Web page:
Adolescent fears and opportunity training

Dexter will be 7 months in a few days and he has been going through normal adolescent moods, fears and tests.

One of the things I started noticing is that he is afraid and unsure of carts, baby carriages and similar wheeled objects. Despite of me introducing him to these things in his earlier age, his “tough” adolescent mind decided that these things are better to stay away from.

Obviously, for a dog that is going to live in Brooklyn and is lining up to do Schutzhund and IPO, these are unacceptable fears.

I’ve seen many people ignore these signs and chuck it off to being cute and just “a baby thing” and ignore the fact that these puppy fears can turn into full blown panics or aggression feats when the dog gets to adulthood. And believe me, I wish luck to anyone who wants to deal with a fully grown mastiff in panic or manic aggression mode.

Thus, I have been walking Dexter by lawnmowers and ladies with carts and etc, but this morning we got a perfect opportunity to face his insecurity head on. Right by our house was a perfectly nice abandoned shopping cart. Dexter promptly decided to make a wide and expeditious circle around it. But to his dismay, which resulted in few “Are you kidding me looks?!” from Dexter and people on the street, I went straight for it and proceeded to roll the cart with us as Dexter and I walk down the street. As he became a bit more confident, i placed him in it and rolled him around. Next, we progressed to walking circles around the cart with Dexter right next to it and doing some basic sit/down obedience with plenty of praise and treats. Not surprisingly, after 10-15 minutes of these shenanigans, he was comfortable and care free walking next to the rolling cart as I rattled and bounced it around or just rolled it in circles.

Unplanned training session to develop his confidence and nerves #canecorso #canecorsopuppy #dogtraining #fun

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In one morning of opportunity training we resolved a very simple but potentially very aggravating puppy neuroses. Not only did we solve a problem, but we also had a bit of fun and increased my dog’s trust in me and our bond.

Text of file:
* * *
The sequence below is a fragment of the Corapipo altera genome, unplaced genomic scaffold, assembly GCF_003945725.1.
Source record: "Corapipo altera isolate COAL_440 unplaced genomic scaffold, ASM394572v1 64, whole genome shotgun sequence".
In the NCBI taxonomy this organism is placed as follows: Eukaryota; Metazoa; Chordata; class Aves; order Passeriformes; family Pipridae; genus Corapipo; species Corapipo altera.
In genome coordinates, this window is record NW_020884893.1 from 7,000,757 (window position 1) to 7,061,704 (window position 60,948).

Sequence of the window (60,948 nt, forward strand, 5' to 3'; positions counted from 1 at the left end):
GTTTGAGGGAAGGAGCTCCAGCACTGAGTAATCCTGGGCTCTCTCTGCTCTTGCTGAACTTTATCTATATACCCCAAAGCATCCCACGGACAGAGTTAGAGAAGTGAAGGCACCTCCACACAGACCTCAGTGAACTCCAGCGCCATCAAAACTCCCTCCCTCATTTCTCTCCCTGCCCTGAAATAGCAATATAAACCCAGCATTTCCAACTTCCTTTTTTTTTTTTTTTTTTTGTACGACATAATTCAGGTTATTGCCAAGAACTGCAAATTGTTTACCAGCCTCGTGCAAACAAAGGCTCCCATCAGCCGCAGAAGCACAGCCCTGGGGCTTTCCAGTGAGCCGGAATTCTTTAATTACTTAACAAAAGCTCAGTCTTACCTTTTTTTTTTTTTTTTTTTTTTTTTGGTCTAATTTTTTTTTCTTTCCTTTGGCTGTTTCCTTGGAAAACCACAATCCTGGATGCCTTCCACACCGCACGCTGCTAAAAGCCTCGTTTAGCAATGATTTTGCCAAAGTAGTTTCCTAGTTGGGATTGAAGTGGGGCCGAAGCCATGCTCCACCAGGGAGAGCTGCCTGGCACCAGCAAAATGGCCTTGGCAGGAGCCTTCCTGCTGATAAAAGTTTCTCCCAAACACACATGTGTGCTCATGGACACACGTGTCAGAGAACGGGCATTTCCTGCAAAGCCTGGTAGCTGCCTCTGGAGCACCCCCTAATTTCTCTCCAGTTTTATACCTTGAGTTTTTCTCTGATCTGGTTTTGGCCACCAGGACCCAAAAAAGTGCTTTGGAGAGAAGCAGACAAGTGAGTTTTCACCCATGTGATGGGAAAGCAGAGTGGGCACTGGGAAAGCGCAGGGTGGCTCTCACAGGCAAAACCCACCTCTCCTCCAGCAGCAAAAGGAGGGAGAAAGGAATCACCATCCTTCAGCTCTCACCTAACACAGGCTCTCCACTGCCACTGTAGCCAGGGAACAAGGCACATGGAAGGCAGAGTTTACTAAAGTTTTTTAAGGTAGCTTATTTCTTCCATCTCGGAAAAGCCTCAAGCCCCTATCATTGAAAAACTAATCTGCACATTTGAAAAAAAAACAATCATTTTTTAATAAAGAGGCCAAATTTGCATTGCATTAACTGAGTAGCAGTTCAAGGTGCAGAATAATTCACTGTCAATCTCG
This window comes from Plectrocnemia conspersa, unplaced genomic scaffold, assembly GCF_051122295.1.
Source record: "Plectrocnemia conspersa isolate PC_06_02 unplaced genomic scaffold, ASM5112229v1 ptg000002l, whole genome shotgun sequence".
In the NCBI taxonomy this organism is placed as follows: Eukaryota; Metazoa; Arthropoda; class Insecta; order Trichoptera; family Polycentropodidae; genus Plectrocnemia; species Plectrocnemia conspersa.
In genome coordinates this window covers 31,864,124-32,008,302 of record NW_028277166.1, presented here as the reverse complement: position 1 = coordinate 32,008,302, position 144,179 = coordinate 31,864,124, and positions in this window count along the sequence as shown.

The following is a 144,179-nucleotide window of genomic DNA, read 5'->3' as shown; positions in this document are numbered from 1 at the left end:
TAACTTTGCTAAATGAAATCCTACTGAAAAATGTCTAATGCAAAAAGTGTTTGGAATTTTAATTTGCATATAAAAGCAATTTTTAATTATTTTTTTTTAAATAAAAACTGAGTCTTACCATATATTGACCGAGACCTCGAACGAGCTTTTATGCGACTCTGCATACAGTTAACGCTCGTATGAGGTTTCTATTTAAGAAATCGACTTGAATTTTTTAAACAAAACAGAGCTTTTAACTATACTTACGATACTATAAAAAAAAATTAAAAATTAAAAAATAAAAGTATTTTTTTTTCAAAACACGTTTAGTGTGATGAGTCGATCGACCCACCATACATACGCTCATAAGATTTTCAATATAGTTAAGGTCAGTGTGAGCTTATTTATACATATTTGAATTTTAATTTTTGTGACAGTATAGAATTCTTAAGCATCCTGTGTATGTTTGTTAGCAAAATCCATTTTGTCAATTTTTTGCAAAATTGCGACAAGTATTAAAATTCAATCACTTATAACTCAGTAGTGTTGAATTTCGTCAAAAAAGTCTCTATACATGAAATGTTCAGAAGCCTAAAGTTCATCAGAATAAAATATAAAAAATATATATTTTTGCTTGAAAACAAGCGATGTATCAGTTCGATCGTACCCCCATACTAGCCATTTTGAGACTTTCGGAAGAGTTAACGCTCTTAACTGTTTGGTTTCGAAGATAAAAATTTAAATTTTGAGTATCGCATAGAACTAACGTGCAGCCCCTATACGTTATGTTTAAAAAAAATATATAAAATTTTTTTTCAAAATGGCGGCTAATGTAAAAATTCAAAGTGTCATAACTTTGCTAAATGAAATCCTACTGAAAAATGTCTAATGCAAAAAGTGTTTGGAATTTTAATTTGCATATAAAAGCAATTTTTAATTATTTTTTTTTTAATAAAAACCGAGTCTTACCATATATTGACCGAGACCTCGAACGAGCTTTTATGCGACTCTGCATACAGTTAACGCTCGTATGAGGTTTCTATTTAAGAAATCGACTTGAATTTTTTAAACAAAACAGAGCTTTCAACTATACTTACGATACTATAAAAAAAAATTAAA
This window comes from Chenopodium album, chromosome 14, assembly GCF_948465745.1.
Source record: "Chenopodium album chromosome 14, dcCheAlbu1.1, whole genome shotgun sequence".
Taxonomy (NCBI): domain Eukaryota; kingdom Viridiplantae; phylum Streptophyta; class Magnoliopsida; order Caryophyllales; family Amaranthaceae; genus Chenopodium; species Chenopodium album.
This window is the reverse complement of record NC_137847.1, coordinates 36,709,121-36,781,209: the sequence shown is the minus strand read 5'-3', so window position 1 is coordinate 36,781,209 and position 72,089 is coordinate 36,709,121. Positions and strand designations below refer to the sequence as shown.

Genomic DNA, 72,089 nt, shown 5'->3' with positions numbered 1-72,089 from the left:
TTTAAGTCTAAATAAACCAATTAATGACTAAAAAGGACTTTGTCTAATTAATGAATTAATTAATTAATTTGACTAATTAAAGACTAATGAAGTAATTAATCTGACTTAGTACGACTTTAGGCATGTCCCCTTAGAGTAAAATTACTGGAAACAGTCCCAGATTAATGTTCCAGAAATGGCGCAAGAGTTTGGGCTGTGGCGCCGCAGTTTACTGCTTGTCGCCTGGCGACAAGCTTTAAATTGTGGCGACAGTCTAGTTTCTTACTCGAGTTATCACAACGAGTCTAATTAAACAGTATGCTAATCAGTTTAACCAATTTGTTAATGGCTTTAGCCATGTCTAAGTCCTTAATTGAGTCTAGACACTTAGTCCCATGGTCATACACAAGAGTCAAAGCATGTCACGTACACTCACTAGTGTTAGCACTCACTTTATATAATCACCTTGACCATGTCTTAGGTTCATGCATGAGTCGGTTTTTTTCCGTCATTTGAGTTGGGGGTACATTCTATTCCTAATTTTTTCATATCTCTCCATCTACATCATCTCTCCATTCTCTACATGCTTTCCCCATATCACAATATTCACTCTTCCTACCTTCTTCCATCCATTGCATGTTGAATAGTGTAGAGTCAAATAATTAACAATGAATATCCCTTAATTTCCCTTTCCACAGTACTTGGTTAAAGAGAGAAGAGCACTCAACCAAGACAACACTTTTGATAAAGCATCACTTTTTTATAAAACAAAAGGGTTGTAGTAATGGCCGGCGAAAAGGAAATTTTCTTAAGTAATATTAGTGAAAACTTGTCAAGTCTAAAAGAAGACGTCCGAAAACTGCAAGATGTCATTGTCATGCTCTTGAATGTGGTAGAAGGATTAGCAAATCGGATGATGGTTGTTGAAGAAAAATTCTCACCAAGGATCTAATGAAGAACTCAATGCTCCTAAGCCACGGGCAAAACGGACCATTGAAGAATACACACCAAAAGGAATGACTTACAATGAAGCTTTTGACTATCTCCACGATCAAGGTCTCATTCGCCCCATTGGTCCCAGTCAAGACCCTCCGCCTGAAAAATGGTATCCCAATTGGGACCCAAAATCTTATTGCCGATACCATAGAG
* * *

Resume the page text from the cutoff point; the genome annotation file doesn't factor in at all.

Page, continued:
Pay attention to your dog and his behavioral signs! Do not treat puppy behavioral problems as cute and funny “puppy things.” Help your dog explore life and things around them. Guide them through dealing with threatening and uncertain situations and things! It might be funny to you, but to your 6 months old pup the baby carriage might be the most fearsome thing in the world. Your work and patience will pay off by leading your puppy to becoming a confident and reliable dog that will respect and love you and will be ready to follow you in to water, ice and fire!

 

 

 

Dexter had his own plans this morning! Lesson on flexibility in training.

I had big plans for the morning walk with Dexter. We were suppose to do a tracking exercise, some obedience and tug play. Oh, and maybe we work on some healing.

So, tracking done, I am ready to do some obedience work and BAM!!! Dexter decides that the only thing he cares about this morning is some invisible entity that he cannot get his attention off. He locked in staring into the distance and sniffing. No commands or food could distract him. He was full of tense, concentrated energy that was laser beam directed into that ghost.
Now, I faced a choice … Push him into what I wanted to do or let this almost 6 months old deal with whatever occupied his mind.
My plans crushed, I decided to listen to my pup and allow him to process his emotions and interests along with me.
Instead of all the training planned, we went for a long power walk. I chose to be a part of his process and help him drain that energy with my help.  We walked together and allowed his tension to dissipate into the walk.
Ah, and after about 20 minutes of power walking, a miracle happened, my pup relaxed into an easy trot and his attention returned to me. We did some simple obedience exercises and happily went home.
So, remember to be fluid with your dog. Pay attention to their emotions and behavior. Especially, with young dogs who are still processing lots of new information about themselves and the world. Be patient and attentive! Sometimes you will need to surrender you desires, plans and ego and go along with your dog’s needs. Your patience and understanding will pay dividends later through greater bond and respect with you dog.